Series: Barker & Llewelyn #8
Publication Date: 10/25/16
Number of Pages: 301
** Maybe 2.5 Stars **
The first book I read in this series was book #10, Blood Is Blood, and I thoroughly enjoyed it. I thought I’d go back and catch some of the earlier books in the series to see if it was consistent, and, I have to say, I was disappointed. I always start off thinking a book is at least a 4-star read, and then it is up to the author to keep that rating, add to that rating or – detract from that rating. When I read Blood is Blood, I just enjoyed the read, but with this one, while it started out well, I soon started thinking that this author had to be an American and that perhaps he hadn’t done a lot of research. Add to that – misused homonyms such as bare rather than bear, and spelling and punctuation – not to mention all of the inconsistencies. For instance, was the cook a good one or a poor one – it depends on which paragraph you are reading.
In the previous book I read, I had come to appreciate Barker and Llewelyn’s abilities and was looking forward to adding to their legend. This book sure didn’t add to my admiration for the two. Llewellyn, who is basically the narrator in the story, comes across as a twit and Barker – well – I just didn’t like Barker and he came across as sorely incompetent in most of the book. Barker was hired to protect a French Ambassador (who was also an idiot) during treaty negotiations on a remote island. Barker shows up on the island acting more like a guest than someone providing security – he didn’t even carry his weapons. Barker and Llewelyn were certainly inept and ineffectual in this outing.
I did like the IDEA of the story, but I liked it better when Agatha Christie did it in And Then There Were None. The gist is: France and England are going to negotiate a treaty regarding their respective colonies in Africa. It needs to be hush-hush, so they decide to hold the negotiations between only two people on a remote island and they’ll cover that by having a house party under the guise of trying to marry off the son of the English negotiator. Almost immediately, the English negotiator, Lord Hargrave, was shot. After him, the bodies started to stack up – and most were murdered in different ways with different weapons. Was there more than one killer? Or, was that one killer deadly efficient and thoroughly enjoying what he was doing?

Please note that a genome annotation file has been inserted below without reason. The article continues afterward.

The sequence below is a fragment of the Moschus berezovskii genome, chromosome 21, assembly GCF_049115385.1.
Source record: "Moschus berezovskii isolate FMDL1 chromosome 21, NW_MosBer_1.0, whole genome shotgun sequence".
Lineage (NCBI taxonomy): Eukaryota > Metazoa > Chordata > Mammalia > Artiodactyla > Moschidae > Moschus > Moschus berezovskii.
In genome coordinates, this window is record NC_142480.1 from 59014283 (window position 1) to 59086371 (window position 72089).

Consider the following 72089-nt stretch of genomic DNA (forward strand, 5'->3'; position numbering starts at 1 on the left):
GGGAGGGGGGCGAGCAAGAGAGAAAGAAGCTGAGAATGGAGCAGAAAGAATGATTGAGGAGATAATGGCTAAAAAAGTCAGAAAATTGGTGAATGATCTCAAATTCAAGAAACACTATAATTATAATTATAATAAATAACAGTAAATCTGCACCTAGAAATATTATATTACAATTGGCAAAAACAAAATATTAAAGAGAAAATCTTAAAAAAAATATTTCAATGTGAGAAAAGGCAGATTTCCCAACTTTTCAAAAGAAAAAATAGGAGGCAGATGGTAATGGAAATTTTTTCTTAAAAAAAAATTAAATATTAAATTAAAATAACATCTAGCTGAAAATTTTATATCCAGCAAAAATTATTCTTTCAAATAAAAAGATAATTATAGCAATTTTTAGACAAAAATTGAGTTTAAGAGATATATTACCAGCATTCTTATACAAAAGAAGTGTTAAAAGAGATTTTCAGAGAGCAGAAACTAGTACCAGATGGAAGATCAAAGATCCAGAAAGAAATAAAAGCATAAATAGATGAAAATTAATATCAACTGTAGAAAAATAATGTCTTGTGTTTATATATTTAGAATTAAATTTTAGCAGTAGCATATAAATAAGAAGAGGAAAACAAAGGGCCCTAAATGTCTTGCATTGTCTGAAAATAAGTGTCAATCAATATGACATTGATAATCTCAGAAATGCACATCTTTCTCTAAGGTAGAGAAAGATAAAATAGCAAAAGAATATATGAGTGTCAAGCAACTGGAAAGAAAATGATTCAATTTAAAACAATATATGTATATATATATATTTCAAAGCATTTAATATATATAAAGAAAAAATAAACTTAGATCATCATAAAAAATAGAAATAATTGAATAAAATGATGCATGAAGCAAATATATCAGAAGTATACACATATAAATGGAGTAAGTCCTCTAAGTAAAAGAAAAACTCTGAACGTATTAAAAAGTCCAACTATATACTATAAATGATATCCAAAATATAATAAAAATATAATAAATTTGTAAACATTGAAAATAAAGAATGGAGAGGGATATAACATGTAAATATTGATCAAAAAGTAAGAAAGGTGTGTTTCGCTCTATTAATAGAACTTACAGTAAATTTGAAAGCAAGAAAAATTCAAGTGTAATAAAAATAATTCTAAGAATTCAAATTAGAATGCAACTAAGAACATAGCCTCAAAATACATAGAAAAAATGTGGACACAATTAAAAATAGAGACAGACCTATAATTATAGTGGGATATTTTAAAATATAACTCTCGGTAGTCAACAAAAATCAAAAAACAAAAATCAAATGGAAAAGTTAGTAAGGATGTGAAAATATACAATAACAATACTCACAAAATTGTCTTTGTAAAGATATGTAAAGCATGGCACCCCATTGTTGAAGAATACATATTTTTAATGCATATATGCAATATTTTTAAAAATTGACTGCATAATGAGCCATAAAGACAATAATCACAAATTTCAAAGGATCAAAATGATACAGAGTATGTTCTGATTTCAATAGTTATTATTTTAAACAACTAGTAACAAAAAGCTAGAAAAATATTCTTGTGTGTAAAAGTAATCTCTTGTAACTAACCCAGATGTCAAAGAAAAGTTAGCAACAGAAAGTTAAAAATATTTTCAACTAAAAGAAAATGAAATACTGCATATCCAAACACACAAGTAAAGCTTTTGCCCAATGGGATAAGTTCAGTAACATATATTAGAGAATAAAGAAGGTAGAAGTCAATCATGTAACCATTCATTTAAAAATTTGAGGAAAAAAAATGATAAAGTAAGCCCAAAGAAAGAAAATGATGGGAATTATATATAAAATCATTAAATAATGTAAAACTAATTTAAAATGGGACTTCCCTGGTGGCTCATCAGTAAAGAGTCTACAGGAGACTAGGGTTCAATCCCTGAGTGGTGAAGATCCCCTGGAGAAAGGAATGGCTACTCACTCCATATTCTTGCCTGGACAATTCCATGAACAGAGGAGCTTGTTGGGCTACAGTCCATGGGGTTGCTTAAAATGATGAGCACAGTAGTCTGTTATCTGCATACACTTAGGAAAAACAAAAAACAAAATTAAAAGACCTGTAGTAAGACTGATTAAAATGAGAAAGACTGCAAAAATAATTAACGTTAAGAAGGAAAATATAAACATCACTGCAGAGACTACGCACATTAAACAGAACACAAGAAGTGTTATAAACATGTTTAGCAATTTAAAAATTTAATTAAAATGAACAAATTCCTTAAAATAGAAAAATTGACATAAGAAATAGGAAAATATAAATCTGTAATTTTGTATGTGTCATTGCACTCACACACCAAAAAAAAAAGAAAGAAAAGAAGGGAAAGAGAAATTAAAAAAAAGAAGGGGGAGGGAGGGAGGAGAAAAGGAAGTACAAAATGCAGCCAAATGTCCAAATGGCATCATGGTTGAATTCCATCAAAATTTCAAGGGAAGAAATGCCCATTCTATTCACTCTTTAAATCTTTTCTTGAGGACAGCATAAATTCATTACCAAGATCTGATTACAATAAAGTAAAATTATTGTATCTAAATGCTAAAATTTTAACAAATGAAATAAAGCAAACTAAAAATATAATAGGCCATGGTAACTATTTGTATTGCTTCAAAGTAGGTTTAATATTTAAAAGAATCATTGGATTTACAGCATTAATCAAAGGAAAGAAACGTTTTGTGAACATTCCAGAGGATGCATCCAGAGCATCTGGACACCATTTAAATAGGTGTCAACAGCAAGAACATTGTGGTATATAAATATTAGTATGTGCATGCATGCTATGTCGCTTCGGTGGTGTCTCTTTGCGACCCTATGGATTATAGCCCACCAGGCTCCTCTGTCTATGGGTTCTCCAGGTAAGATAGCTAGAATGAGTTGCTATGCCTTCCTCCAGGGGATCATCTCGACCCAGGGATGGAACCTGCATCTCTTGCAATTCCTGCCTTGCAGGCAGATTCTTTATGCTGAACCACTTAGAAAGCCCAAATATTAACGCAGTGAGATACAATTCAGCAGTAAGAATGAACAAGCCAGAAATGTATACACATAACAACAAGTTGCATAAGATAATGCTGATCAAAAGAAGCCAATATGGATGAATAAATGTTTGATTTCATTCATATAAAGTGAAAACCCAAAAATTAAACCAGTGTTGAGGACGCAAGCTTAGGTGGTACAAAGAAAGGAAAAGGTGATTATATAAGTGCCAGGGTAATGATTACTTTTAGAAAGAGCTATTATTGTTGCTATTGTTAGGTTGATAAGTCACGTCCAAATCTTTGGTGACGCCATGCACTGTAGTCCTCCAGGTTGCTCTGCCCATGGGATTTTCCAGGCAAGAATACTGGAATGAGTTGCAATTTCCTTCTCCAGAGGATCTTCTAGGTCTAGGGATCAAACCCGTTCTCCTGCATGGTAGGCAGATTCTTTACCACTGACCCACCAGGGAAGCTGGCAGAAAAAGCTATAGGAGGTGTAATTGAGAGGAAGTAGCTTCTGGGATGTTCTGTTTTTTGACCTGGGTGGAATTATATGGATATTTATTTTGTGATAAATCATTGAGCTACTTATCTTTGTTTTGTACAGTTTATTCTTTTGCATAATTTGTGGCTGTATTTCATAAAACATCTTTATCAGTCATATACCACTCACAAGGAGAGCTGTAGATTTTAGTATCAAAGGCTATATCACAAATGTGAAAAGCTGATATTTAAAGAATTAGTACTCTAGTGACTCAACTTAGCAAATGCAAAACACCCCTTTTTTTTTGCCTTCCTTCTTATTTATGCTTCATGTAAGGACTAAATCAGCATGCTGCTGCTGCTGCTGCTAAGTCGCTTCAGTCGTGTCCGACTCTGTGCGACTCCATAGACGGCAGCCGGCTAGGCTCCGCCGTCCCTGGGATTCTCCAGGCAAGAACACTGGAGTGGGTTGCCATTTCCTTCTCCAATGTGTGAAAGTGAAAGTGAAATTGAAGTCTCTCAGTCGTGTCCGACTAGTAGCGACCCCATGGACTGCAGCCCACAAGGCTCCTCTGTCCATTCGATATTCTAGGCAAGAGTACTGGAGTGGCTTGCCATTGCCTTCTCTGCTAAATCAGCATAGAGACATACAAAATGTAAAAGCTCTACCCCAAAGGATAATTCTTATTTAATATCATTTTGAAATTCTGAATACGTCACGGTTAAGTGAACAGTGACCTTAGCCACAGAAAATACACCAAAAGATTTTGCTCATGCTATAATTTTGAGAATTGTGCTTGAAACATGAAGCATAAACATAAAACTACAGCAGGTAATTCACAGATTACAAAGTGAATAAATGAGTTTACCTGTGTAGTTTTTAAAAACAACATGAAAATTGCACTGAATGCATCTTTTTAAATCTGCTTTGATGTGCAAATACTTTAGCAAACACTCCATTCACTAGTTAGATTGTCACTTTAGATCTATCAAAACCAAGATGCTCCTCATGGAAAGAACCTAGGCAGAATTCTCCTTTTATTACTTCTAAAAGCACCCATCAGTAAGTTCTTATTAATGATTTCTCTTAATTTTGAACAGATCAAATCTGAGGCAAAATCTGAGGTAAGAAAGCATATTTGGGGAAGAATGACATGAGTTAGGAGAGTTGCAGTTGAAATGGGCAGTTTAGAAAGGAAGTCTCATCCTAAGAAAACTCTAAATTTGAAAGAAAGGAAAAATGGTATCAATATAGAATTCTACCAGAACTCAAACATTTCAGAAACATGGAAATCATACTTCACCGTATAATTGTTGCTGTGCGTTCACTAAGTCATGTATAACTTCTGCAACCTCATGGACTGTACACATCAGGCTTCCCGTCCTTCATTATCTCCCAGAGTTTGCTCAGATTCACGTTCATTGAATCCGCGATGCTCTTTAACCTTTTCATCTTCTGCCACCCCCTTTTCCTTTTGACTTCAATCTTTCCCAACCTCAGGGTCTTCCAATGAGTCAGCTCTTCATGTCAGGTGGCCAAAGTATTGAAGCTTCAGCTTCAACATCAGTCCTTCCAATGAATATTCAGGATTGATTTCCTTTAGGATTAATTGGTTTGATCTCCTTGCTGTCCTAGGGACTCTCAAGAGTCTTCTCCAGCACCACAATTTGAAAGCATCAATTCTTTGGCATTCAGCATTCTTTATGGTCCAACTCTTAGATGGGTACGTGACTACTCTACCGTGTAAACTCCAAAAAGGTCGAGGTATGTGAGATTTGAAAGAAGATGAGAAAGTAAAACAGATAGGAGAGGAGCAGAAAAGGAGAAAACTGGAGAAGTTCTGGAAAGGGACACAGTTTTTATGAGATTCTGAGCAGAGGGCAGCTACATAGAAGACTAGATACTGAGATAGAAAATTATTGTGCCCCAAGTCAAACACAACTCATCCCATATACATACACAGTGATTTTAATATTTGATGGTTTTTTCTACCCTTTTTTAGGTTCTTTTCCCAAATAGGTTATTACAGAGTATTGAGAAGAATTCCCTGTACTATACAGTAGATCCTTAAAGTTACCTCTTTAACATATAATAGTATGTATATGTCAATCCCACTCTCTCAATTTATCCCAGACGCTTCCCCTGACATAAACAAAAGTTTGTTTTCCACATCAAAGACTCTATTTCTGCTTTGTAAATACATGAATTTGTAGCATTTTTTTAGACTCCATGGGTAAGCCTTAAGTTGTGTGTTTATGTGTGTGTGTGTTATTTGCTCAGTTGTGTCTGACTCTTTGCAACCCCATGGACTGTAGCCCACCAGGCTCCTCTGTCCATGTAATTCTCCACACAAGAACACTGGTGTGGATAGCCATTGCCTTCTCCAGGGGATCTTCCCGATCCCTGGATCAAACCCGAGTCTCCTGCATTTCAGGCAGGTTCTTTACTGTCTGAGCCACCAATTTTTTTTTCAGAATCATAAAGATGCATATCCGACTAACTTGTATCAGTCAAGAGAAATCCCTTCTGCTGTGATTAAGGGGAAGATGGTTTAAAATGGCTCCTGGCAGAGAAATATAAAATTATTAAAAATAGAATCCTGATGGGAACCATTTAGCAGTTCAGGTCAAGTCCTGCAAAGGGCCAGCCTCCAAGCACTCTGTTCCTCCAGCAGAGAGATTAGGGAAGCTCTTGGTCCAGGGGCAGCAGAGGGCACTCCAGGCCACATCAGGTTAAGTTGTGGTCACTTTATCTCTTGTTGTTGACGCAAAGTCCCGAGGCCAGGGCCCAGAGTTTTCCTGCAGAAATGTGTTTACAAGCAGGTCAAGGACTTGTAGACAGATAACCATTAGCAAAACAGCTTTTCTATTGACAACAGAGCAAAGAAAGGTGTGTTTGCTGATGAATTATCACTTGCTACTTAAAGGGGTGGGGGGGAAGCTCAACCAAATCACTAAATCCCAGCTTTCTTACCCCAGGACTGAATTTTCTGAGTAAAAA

I didn’t like that Barker was so cavalier with Llewelyn’s life while he sat back and basically, did nothing but think. In general, Barker treated Llewelyn abominably and had this been the first book I read in the series, I wouldn’t even look at another one. Don’t get me wrong – Llewelyn was a putz and certainly didn’t endear himself to me, but there was no call for Barker to treat him as he did. No wonder Barker’s last assistant was killed in the line of duty!
Bottom line is – I loved Blood is Blood and didn’t care for this one, so I’ll wait for the next book, Lethal Pursuit, and see if I like it before I continue with the series. I will read the couple of other books I’ve already bought, but won’t be in any hurry to do so. Maybe the series has gotten better as it has aged.